But also my own mum for instilling in me the belief that I could do whatever I wanted in life because, she'd say "you are so capable". Her belief in me, helped me have a belief in myself and it's something I intend to carry on with my own daughter.


What was the greatest victory of the women's rights movement?
Earning the right to vote of course but also critically, the invention of the Pill in the '60s. To give women the choice and power over their fertility and the ability to keep working and earning and not have to stop work and never work again once they have a baby.
Something I think we probably take for granted today.

What issue most needs to be worked on?
It's unacceptable that some women and girls in New Zealand can't afford tampons or pads and are forced to resort to homemade, unhygienic and uncomfortable methods.
Yes, removing tax from these products would be great, so would not turning a natural monthly occurrence into commerce and if you'll excuse the pun, bleeding me dry when I'm bleeding.

Pads and tampons are not only costly, they are bad for the environment. I don't want to read about a sanitary pad getting lodged in an innocent dolphin's blowhole. There is another option for New Zealand women. I dismissed menstrual cups as something only hippies do, but turns out I am a hippie, and we all should be. Cups are great, they come in different colours and sizes but best of all you pay once and get a reusable cup that lasts for years, takes nothing from your body, nothing from the environment and saves you ripping pages from the phone book and shoving them down your pants.


What is one instance of sexism you've encountered in your own life?
Can't answer this one.

What do you think the world would be like if all the top positions were held by women?
There are lots of different types of women, as there are men. ​Just because you are female doesn't mean you are better or worse than a man, whatever that means. I believe in equality and it goes both ways. But you can't deny women's innate ability to nurture and think ahead and around problems, to think globally, to be connectors and not be afraid to allow heart and emotion play a part in some decisions. So yeah, it would be better, of course, and I'd feel safer.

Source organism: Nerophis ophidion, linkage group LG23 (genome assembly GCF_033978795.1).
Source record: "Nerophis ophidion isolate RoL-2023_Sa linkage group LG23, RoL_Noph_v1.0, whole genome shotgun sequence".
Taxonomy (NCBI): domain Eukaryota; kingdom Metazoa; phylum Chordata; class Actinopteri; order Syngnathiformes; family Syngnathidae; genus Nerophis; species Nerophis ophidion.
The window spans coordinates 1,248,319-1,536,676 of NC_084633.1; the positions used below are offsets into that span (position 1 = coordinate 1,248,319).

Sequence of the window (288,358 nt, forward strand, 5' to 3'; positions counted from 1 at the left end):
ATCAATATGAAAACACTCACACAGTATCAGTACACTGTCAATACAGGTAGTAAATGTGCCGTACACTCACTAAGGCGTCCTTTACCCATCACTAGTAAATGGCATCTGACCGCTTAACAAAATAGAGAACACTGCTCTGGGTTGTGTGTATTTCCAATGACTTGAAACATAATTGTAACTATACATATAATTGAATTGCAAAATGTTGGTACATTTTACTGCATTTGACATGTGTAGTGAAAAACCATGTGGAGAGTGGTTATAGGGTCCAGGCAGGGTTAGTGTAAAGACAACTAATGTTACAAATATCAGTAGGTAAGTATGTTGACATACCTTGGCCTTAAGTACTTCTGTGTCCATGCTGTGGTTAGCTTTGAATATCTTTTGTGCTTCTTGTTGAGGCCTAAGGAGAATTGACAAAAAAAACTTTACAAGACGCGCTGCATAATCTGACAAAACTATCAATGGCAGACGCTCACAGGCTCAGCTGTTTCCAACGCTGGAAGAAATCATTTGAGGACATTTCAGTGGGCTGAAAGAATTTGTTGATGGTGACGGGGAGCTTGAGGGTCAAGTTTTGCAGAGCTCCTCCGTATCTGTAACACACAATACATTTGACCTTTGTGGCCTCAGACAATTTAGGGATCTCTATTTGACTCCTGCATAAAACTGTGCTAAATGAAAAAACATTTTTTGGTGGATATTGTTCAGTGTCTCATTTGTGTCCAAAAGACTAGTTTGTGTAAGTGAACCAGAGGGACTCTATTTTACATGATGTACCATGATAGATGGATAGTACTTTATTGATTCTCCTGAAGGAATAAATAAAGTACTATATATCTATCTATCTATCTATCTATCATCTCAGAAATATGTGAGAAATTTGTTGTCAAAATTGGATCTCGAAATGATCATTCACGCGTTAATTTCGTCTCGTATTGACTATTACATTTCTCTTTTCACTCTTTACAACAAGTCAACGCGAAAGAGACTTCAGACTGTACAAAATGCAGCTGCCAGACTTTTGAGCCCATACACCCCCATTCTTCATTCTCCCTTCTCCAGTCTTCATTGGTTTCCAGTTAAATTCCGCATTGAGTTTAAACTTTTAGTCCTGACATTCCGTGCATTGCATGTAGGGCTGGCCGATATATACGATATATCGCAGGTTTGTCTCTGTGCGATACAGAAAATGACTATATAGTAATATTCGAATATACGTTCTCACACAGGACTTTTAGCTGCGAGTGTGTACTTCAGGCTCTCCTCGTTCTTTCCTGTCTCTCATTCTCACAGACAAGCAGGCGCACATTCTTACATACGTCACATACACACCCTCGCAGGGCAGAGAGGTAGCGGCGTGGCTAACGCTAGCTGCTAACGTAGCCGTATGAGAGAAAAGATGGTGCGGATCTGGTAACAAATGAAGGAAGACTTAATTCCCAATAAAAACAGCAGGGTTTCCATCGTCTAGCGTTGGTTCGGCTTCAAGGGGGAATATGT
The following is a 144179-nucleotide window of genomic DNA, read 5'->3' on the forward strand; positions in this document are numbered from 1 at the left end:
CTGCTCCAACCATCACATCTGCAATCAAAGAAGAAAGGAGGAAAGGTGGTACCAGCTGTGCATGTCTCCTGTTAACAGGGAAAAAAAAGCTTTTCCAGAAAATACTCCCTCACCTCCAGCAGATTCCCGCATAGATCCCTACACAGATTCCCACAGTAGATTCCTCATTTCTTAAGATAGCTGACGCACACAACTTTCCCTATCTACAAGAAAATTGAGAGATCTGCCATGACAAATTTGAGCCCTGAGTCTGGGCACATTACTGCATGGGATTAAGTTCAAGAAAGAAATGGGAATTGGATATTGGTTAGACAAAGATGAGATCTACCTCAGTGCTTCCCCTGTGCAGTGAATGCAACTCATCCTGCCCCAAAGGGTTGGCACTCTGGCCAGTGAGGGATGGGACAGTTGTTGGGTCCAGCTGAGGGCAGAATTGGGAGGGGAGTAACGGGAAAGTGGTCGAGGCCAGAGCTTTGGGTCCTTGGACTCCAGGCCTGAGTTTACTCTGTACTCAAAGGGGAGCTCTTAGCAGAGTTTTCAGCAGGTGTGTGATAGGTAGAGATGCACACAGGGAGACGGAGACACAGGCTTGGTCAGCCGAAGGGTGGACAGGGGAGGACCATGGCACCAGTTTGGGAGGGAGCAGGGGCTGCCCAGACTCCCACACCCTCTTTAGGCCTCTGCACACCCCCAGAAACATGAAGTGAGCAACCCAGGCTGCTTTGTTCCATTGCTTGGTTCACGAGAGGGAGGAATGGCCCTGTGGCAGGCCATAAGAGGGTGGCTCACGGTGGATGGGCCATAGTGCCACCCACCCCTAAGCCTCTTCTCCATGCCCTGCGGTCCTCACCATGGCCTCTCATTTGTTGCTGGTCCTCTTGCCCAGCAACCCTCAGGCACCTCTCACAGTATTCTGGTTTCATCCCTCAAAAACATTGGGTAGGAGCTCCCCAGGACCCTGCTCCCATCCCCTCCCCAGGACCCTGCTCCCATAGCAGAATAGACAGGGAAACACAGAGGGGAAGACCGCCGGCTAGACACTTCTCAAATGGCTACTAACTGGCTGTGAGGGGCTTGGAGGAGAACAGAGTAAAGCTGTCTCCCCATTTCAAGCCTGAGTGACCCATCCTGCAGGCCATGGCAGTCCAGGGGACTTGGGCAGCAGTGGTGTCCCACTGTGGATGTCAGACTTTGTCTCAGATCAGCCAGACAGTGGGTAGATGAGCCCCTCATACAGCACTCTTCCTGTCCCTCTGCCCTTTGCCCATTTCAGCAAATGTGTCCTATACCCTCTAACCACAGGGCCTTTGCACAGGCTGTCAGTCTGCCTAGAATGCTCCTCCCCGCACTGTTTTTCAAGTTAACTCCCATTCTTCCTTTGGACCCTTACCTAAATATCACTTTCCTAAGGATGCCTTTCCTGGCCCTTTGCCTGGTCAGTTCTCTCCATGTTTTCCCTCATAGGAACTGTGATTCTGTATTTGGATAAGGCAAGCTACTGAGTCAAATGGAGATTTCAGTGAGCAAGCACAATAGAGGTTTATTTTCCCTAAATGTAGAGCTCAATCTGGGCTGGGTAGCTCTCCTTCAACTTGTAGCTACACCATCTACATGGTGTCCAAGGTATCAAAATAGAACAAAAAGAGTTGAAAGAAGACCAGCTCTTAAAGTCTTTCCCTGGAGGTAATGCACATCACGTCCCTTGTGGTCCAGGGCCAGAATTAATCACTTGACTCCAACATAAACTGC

Louise Nicholas

Louise Nicholas, rape survivor and women's rights advocate. Photo / Greg Bowker
Louise Nicholas, rape survivor and women's rights advocate. Photo / Greg Bowker

Rape survivor and women's rights advocate

Who is your favourite heroine and why?
My favourite heroine is Louise Crawford, the little 13-year-old who thought that taking her own life would take away the shame she carried when she "allowed" bad things to happen to her but lived to ensure that it was worthwhile living as her experiences have helped other survivors of sexual violence know they are not to blame for what has happened and no longer need to carry that shame.

What was the greatest victory of the women's rights movement?
The right for women to vote. That alone empowered women to stand up from there on in to ensure that women were heard loud and clear when it came to women's issues, such as in 1986 (I'm sure it was that year) when it became a crime for husbands to rape their wives - huge step forward for the safety of women.

What issue most needs to be worked on?
Equality, especially the gender pay gap that just shouldn't exist in this day and age. Women are just as competent and efficient as men in the working world and should be paid equally for the same work that men do.

What is one instance you've encountered sexism in your own life?
Interestingly nothing in my adult life but as a child I recall several instances at school where I wanted to play rugby but was always told by the boys that girls can't play rugby and when I and other girls complained to a male teacher who was also the coach he, too, told us girls aren't allowed to play rugby as they will get hurt because you don't know how to play the game. It frustrated us but then there was nothing we could do.

What do you think the world would be like if all the top positions were held by women?
I don't believe that if top positions were held by women that the world would be a better place. I believe that positions of power need to be held by people who are right for the job regardless of gender. Women and men need to work alongside each other and bounce off each others' capabilities as we all have something to offer. Women are not the weaker species: We are just as capable as men and it's time all doubters understood and accepted this.

- NZ Herald